Social CRM Exacts a New Level of Honesty
Jun 3, 2010 5:00 AM PT
Business software has long been described as "front office" and "back office," which essentially mirrors the arrangement of real-world processes within most businesses. That arrangement made sense in the past -- what went on within the business was usually shielded from the customer.
That dichotomy often results in two realities: the one reflected to customers and the one that represents how the business really works.
This has been a useful dichotomy in the past -- after all, no customer wants to watch the sausage being made, right?
Well, not so much anymore. Customers are no longer passive spectators who take whatever is presented to them.
Give It to Them Straight
Especially in B2B relationships, but also in B2C relationships, today's customers have the ability and the desire to understand how companies conduct their business. Those processes have an impact on the customer in terms of pricing, service, and the long-term future of the company.
Customers are demanding ever more intimate relationships, and that means that transparency is becoming a characteristic that customers value and look for.
That puts businesses on the spot -- especially those that feel uncomfortable about exposing their business' processes, for competitive reasons or just because they fear the reaction of the customer. How do you react to this new reality?
The answer is simple: Be honest.
The reality you reflect to your customers now should no longer be a view for customers only. It should be a true reflection of your business -- top to bottom. Especially if you engage in social media or Social CRM, this honest reflection is vital.
Sure, you can emphasize some aspects of your business over others -- that only makes sense. However, you can't create a facade that masks the reality of your business, because your customers will figure it out -- and when they do, watch out.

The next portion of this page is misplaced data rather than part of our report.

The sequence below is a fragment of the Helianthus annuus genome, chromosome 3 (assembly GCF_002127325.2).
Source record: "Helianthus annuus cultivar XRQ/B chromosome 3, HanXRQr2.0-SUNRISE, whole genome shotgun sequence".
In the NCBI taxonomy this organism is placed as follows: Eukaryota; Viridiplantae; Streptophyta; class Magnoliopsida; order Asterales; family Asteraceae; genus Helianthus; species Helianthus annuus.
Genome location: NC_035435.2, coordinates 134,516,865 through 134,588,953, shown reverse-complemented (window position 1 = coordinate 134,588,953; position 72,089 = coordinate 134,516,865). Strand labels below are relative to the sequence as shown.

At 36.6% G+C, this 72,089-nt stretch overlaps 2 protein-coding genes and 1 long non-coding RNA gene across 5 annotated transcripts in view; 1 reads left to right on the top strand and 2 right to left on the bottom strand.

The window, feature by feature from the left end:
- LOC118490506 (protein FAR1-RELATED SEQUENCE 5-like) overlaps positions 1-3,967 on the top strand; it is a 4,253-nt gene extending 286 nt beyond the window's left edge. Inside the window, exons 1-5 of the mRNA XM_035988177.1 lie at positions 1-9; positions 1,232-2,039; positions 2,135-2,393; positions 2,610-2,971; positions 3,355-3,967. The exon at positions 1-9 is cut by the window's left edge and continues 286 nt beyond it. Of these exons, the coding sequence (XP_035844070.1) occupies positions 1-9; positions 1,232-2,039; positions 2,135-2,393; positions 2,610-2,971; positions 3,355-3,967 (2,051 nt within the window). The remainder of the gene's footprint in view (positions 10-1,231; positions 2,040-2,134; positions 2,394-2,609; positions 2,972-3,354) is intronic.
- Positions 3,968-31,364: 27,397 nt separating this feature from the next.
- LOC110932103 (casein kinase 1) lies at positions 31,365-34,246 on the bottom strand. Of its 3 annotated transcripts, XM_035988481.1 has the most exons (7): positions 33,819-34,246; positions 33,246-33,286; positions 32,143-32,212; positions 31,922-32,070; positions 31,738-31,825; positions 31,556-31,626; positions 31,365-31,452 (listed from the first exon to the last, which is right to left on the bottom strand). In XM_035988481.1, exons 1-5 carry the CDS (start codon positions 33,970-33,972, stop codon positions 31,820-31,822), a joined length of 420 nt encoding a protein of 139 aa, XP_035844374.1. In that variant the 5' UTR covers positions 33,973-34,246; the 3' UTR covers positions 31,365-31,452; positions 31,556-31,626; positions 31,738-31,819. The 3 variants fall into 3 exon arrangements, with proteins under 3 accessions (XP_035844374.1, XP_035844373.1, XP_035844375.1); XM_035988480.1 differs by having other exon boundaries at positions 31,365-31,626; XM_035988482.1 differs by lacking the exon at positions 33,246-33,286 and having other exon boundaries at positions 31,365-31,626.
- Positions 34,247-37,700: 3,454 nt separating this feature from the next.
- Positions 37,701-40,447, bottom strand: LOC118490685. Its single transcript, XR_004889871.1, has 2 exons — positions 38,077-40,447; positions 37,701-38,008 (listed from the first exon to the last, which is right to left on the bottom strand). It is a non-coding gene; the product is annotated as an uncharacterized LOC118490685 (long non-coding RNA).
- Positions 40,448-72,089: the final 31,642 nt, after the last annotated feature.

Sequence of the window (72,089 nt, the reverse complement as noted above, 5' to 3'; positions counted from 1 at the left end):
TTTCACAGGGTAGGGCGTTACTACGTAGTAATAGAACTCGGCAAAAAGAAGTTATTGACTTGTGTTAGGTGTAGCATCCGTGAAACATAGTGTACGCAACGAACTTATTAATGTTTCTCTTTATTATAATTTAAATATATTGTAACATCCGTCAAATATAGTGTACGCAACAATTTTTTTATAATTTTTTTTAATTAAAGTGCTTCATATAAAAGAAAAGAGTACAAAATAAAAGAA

No Silly Games
Customers are now demanding authenticity (to borrow a phrase from author and business mega-thinker Joe Pine) from the companies they patronize. That translates into an authentic relationship, and you can't have that if you're preoccupied with obfuscating, exaggerating, or playing silly PR games with your customers.
Customers have the power to do their own research. They can find out if you're not being up front about things, or if you're overstating what your products can do, or if your business has had rough dealings with customers in the past.
Customers have new ways to make sure business is on its best behavior. They have communities and social media channels to share this information. If someone somewhere sees through your facade, it's likely that insight will be shared with others.
So, your first step is to make sure that any research undertaken by customers will result in a positive view of your business. The way to do that, of course, is to behave like the kind of business customers want to buy from. Step two is to get involved in the discussions that are taking place about your business -- or facilitate those conversations with a discussion forum that you develop on your own.
Finally, look at the age of the informed customer as an opportunity to be honest both with the customer and with yourself about your business practices and processes.
This could allow you to remake yourself in a way that will appeal to customers -- and improve efficiencies at the same time. The old saw about honesty being the best policy has never been truer -- or applicable on so many levels -- as it is today.
CRM Buyer columnist Chris Bucholtz blogs about CRM at Forecasting Clouds. He has been a technology journalist for 15 years and has immersed himself in the world of CRM since 2006. When he's not wearing his business and technology geek hat, he's wearing his airplane geek hat; he's written two books on World War II aviation, and his next two are slated for publication in 2010.